"When the cat pees in your hat...
... is it time to say that is that?" Where is Dr. Seuss when you need him? As all who own pets will understand -- and those who don't never will -- how much do you endure and spend before putting the family pet to sleep? "To sleep," a comforting euphemism that makes the decision seem less final, as if you can change your mind and wake him. My wife Joanna and I are at that point with 20-year-old Bart, "the cat who peed in my hat" -- the latest pit stop since his loss of direction, instincts and common decency in finding his litter box: actually boxes, we now have three, strategically placed at new locations he has marked for his relief, but not ours. When you factor in the countless bottles of sprays and potions (Pee No More, Boundaries, Miracles Stain and Odor Remover and Kitty Pads), our apartment is beginning to look a lot like a display case at Petco.
I can hear the chorus of "He's only a cat," and I know there are more important issues to occupy our thoughts and concerns, more meaningful places to spend our money and time. But this is Bart we're talking about, the four-month-old matted clump of fur I found rummaging through the garbage, at a house we rented in St. Barths one Christmas. I made the mistake of feeding him a saucer of milk, a snack that has thus far cost us about $20,000. He adopted me, before I did him, becoming my irresistible and constant companion for the next two weeks -- following me everywhere, curling up on my lap wherever I sat and endearing himself to my family, so when it was time for him to leave, how could we abandon this helpless loving creature to the garbage pile of life. After a $300 trip to the local vet for shots and a certificate of health he was cleared for the trip to his new home in New York.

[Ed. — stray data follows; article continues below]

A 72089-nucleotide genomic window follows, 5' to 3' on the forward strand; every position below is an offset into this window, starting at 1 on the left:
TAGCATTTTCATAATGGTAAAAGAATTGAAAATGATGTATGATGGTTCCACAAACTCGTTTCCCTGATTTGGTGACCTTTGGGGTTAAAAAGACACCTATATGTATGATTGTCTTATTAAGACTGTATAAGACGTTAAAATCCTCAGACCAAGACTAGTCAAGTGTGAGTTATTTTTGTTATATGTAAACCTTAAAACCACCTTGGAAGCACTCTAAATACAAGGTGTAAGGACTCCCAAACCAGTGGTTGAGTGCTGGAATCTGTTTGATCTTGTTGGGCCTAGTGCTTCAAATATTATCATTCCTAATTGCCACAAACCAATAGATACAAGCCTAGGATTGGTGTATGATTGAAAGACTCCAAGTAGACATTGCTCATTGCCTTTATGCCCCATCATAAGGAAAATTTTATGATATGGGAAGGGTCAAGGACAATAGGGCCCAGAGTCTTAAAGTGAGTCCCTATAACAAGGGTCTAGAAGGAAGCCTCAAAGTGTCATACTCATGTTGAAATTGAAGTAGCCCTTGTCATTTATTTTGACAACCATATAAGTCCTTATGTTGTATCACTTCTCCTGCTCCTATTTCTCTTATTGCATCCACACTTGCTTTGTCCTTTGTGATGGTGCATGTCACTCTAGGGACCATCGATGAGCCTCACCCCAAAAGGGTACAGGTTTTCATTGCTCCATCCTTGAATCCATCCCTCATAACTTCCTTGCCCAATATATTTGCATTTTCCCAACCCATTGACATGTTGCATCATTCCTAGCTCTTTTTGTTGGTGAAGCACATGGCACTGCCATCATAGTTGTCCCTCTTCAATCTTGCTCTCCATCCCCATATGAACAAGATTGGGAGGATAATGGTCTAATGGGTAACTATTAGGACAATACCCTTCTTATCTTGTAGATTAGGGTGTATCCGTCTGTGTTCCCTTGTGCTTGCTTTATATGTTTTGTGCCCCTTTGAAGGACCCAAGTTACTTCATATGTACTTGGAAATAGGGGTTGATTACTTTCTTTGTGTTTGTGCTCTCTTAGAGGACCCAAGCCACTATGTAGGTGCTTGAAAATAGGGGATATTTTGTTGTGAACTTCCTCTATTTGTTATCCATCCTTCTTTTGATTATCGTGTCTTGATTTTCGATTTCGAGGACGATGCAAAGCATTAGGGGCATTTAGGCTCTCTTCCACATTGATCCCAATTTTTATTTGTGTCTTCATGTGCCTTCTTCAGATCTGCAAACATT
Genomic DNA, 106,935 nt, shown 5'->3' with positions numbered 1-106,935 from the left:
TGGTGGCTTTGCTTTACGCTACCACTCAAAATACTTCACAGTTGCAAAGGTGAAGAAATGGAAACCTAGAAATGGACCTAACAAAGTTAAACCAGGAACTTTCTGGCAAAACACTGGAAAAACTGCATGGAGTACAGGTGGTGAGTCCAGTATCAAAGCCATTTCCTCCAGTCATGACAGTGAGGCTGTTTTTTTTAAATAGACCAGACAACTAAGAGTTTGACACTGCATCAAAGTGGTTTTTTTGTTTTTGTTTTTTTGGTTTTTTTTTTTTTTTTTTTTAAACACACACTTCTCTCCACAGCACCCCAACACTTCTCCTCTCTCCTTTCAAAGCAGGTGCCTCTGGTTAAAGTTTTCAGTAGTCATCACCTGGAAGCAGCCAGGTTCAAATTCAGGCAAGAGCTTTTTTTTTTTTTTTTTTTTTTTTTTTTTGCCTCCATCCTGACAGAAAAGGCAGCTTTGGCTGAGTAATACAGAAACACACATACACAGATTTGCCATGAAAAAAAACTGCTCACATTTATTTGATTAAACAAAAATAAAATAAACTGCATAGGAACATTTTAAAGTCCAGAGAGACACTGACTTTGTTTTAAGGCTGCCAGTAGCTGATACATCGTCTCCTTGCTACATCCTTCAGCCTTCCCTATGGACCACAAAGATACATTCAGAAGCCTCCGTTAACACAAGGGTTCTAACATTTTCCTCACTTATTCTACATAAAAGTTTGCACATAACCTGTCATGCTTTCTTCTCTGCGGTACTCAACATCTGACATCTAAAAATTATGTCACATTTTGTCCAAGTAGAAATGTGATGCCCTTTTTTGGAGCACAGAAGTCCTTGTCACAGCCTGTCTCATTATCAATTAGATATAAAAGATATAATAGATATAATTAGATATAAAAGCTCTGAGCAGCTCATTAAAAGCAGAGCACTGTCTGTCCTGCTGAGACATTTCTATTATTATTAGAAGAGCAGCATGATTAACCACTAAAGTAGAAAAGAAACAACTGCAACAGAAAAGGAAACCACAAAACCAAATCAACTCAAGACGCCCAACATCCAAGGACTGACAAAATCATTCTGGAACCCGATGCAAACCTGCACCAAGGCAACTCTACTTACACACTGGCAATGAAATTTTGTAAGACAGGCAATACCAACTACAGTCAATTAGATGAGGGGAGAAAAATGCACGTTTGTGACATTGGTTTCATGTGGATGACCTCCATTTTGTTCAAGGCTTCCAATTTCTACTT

I quickly realized this furry phony had planned it from that first saucer of milk, and to this day continues to charm and manipulate his way into everyone's heart. People who hate cats love Bart; Joanna, who is allergic to cats, falls asleep reading with his paw marking her place, and wakes red eyed and sneezing but insistent that Bart needs that time together. He had a trouble-free run for about 15 years, the normal end for a cat. But this is Bart we're talking about, and as he pushes the limits of life expectancy, and our common sense get pushed right along with it, the costs financial and emotional never end.
His heart problem, which is controlled by two pills a day, administered with scratching, gagging and spitting out in various locations, found at random, has cost about $4,000 to date; the over active thyroid, treated with a nuclear iodine injection and quarantine for 10 days, was $5,000; arthritis, diagnosis, X-rays and medications another $2,000; dentistry, he only has two teeth left, $1500; now the carpet and upholstery cleaning; a new hat, and the inconvenience of closing off various rooms of the apartment are reaching a point of absurdity.
It gets down to a quality of life issue, his and ours. Though he sleeps 95 percent of the time and is pretty much out of it when awake, he still enjoys a good meal and eating ice cream (my personal barometer of whether life is worth living). He still looks at you like he knows more then he is telling and manages to sleep in a variety of positions that are adorable, but that's about it for the upside. The downside hit bottom when he peed in my hat. But having reached the practical conclusion that it's time, you get the feeling that you don't really have the right to be the Kevorkian of cats. At 79, I have a living will, a Do Not Resuscitate and a wish that when I become a burden and stop being me, someone loves me enough to "put me to sleep," maybe with an overdose of Hagan Daaz Rum Raisin. But this is Bart we're talking about, so I'm sure the saga and the damp spots in new places will continue because we keep saying, "how long has he got?" We started saying that two years ago.
P.S. Since writing this, he has also peed in my slippers. Fortunately I was not wearing them at the time.
Bill Persky is a producer-writer-director whose credits include "The Dick Van Dyke Show," "That Girl" and "Kate and Allie." His memoir "My Life Is a Situation Comedy" was published last month.